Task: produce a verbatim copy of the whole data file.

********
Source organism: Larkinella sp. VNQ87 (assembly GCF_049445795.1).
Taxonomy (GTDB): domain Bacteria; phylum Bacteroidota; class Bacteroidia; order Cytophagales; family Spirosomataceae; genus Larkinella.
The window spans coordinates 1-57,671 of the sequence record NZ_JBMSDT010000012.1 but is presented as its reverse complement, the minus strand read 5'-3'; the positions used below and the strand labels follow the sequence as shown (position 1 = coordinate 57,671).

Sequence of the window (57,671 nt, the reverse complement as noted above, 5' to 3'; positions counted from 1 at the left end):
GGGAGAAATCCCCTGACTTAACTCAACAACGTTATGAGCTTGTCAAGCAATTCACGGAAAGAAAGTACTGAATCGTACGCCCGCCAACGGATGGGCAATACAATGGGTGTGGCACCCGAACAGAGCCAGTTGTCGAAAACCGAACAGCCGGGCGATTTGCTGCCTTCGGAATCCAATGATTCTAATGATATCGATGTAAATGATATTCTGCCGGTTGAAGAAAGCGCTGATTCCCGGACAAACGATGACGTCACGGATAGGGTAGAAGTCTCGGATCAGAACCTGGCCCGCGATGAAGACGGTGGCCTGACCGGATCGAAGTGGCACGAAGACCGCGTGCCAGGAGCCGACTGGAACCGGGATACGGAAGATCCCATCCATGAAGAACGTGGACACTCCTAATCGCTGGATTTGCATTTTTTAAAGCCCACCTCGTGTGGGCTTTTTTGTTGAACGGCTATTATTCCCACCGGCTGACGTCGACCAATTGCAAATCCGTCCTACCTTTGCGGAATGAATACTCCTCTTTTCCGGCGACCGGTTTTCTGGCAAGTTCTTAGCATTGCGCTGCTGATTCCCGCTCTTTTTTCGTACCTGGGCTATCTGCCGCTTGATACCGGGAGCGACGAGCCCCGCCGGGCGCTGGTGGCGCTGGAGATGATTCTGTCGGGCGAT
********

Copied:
Source organism: Larkinella sp. VNQ87 (assembly GCF_049445795.1).
Taxonomy (GTDB): domain Bacteria; phylum Bacteroidota; class Bacteroidia; order Cytophagales; family Spirosomataceae; genus Larkinella.
The window spans coordinates 1-57,671 of the sequence record NZ_JBMSDT010000012.1 but is presented as its reverse complement, the minus strand read 5'-3'; the positions used below and the strand labels follow the sequence as shown (position 1 = coordinate 57,671).

Sequence of the window (57,671 nt, the reverse complement as noted above, 5' to 3'; positions counted from 1 at the left end):
GGGAGAAATCCCCTGACTTAACTCAACAACGTTATGAGCTTGTCAAGCAATTCACGGAAAGAAAGTACTGAATCGTACGCCCGCCAACGGATGGGCAATACAATGGGTGTGGCACCCGAACAGAGCCAGTTGTCGAAAACCGAACAGCCGGGCGATTTGCTGCCTTCGGAATCCAATGATTCTAATGATATCGATGTAAATGATATTCTGCCGGTTGAAGAAAGCGCTGATTCCCGGACAAACGATGACGTCACGGATAGGGTAGAAGTCTCGGATCAGAACCTGGCCCGCGATGAAGACGGTGGCCTGACCGGATCGAAGTGGCACGAAGACCGCGTGCCAGGAGCCGACTGGAACCGGGATACGGAAGATCCCATCCATGAAGAACGTGGACACTCCTAATCGCTGGATTTGCATTTTTTAAAGCCCACCTCGTGTGGGCTTTTTTGTTGAACGGCTATTATTCCCACCGGCTGACGTCGACCAATTGCAAATCCGTCCTACCTTTGCGGAATGAATACTCCTCTTTTCCGGCGACCGGTTTTCTGGCAAGTTCTTAGCATTGCGCTGCTGATTCCCGCTCTTTTTTCGTACCTGGGCTATCTGCCGCTTGATACCGGGAGCGACGAGCCCCGCCGGGCGCTGGTGGCGCTGGAGATGATTCTGTCGGGCGAT